With more than 150 million Americans taking dietary supplements each year, consumers need assurance that the supplement industry is adequately regulated. The fact is dietary supplements are subject to detailed and comprehensive regulations to safeguard safety and quality.
- How are supplements regulated?
Regulatory authority for dietary supplements is rooted in the Food and Drug Administration (FDA) and the Federal Trade Commission (FTC) through the FTC Act and the Federal Food, Drug and Cosmetic Act (FFDCA), which was further strengthened in 1994 by the Dietary Supplement Health and Education Act (DSHEA). The FTC pursues deceptive, false and misleading advertising. The FDA is charged with inspecting manufacturing facilities, reviewing labeling and monitoring products for safety.
While the FDA once required dietary supplements to meet the same good manufacturing practices (GMPs) as foods, that policy changed in 2007. Today, the FDA’s new GMPs for dietary supplements impose higher standards and are working to ensure supplements are produced in a quality manner and are accurately labeled. The new GMPs became required for large manufacturers in 2008 and are now in effect and being enforced for all manufacturers.
- What laws directly impact dietary supplements?
Dietary Supplement and Nonprescription Drug Consumer Protection Act: This 2006 act was passed to amend FFDCA (see below) with respect to serious adverse event reporting for dietary supplements and nonprescription drugs, in addition to other purposes.1 The law requires that the manufacturer, packer or distributor of a dietary supplement or over-the-counter (OTC) drug notify the FDA of all serious adverse events it receives associated with their dietary supplement or OTC within 15 business days. Serious adverse events are defined as those that result in death, a life-threatening experience, in-patient hospitalization, a persistent or significant disability or incapacity, congenital anomaly or birth defect, as well as situations where medical/surgical intervention is required to prevent the previously listed events.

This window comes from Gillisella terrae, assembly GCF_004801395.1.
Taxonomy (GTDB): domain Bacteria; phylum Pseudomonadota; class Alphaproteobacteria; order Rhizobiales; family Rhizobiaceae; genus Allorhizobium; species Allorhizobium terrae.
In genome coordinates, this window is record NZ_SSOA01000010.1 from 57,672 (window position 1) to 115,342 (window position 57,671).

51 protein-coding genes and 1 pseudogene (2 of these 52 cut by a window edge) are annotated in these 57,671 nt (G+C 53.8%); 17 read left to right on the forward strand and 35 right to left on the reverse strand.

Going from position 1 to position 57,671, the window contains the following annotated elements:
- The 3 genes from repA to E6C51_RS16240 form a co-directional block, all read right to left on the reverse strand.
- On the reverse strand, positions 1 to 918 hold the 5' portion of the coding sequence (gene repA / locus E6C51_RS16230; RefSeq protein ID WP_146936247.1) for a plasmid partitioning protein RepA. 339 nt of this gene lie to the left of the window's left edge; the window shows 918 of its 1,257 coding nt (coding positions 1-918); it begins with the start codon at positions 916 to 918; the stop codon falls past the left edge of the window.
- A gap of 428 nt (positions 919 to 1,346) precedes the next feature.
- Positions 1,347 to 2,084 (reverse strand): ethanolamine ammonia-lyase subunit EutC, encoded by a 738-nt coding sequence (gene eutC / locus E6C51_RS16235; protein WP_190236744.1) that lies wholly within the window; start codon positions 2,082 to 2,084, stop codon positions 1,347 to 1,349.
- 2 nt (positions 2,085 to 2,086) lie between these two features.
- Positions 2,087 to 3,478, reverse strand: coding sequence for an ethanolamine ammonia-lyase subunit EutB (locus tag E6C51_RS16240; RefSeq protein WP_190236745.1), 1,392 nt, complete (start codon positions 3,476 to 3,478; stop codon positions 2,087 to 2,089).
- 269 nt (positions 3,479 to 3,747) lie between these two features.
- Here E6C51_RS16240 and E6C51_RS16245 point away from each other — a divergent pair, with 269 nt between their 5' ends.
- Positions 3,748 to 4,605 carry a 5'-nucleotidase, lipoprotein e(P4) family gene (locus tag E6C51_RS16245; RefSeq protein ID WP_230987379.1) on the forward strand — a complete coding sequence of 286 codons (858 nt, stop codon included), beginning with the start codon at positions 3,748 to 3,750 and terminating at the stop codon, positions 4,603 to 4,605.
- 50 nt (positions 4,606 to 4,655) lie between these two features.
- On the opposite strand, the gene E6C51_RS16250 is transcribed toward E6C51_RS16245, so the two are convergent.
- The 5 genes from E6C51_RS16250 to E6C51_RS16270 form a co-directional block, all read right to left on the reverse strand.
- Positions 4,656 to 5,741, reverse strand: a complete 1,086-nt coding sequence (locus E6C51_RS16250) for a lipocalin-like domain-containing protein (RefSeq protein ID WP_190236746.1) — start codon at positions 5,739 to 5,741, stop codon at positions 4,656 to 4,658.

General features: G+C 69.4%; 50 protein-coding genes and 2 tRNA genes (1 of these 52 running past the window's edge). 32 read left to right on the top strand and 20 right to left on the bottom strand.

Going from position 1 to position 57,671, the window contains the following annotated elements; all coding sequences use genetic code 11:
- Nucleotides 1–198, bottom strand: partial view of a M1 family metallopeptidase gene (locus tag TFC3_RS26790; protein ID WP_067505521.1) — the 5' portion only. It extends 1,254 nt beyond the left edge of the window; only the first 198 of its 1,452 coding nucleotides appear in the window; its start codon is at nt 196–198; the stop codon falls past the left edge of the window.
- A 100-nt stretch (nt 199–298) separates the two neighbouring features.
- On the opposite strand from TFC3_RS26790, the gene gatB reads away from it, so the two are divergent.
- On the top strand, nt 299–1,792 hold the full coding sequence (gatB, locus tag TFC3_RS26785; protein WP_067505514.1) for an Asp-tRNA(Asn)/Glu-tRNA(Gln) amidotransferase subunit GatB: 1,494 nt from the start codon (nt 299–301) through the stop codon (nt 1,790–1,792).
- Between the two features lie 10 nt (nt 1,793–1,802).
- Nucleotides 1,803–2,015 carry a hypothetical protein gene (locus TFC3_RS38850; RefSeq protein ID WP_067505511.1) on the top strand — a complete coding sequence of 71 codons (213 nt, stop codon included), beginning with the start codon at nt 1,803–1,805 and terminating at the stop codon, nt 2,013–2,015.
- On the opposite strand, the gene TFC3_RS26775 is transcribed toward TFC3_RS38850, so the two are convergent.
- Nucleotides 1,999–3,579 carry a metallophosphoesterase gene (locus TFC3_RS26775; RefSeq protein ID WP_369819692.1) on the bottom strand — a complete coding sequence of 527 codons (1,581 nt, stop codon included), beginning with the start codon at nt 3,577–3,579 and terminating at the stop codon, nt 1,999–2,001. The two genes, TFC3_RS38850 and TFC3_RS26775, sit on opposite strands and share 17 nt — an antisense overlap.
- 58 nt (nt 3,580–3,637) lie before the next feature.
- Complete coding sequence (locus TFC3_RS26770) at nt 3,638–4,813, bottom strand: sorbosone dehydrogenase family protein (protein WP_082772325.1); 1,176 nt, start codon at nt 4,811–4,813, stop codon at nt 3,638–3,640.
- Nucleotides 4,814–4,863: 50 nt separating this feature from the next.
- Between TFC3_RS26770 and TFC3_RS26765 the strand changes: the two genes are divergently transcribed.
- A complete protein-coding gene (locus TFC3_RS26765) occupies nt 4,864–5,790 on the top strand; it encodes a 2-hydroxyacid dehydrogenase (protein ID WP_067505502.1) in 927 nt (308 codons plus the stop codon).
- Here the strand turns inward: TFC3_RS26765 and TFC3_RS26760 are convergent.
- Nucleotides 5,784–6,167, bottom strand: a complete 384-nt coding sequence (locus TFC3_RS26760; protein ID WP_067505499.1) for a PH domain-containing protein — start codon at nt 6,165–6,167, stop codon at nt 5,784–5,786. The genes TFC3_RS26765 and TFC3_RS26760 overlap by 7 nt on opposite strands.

Food Allergen Labeling Act (FALCPA): FALCPA went into effect in 2006 and requires manufacturers to clearly identify on their food labels if a food product has any ingredients that contain protein derived from any of the eight major allergenic foods and food groups: milk, eggs, fish, Crustacean shellfish, tree nuts, peanuts, wheat, or soybeans.2
Bioterrorism Act: Title III of the Public Health Security and Bioterrorism Preparedness and Response Act of 2002 gave the FDA additional statutory enforcement powers to increase food security in order to reduce the threat of bioterrorism. The FDA was provided with increased regulatory authority over the food supply,3 registration of food facilities,4 recordkeeping requirements and records inspection authority,5 and prior notice of imported food shipments.6 All provisions apply to conventional food and dietary supplements.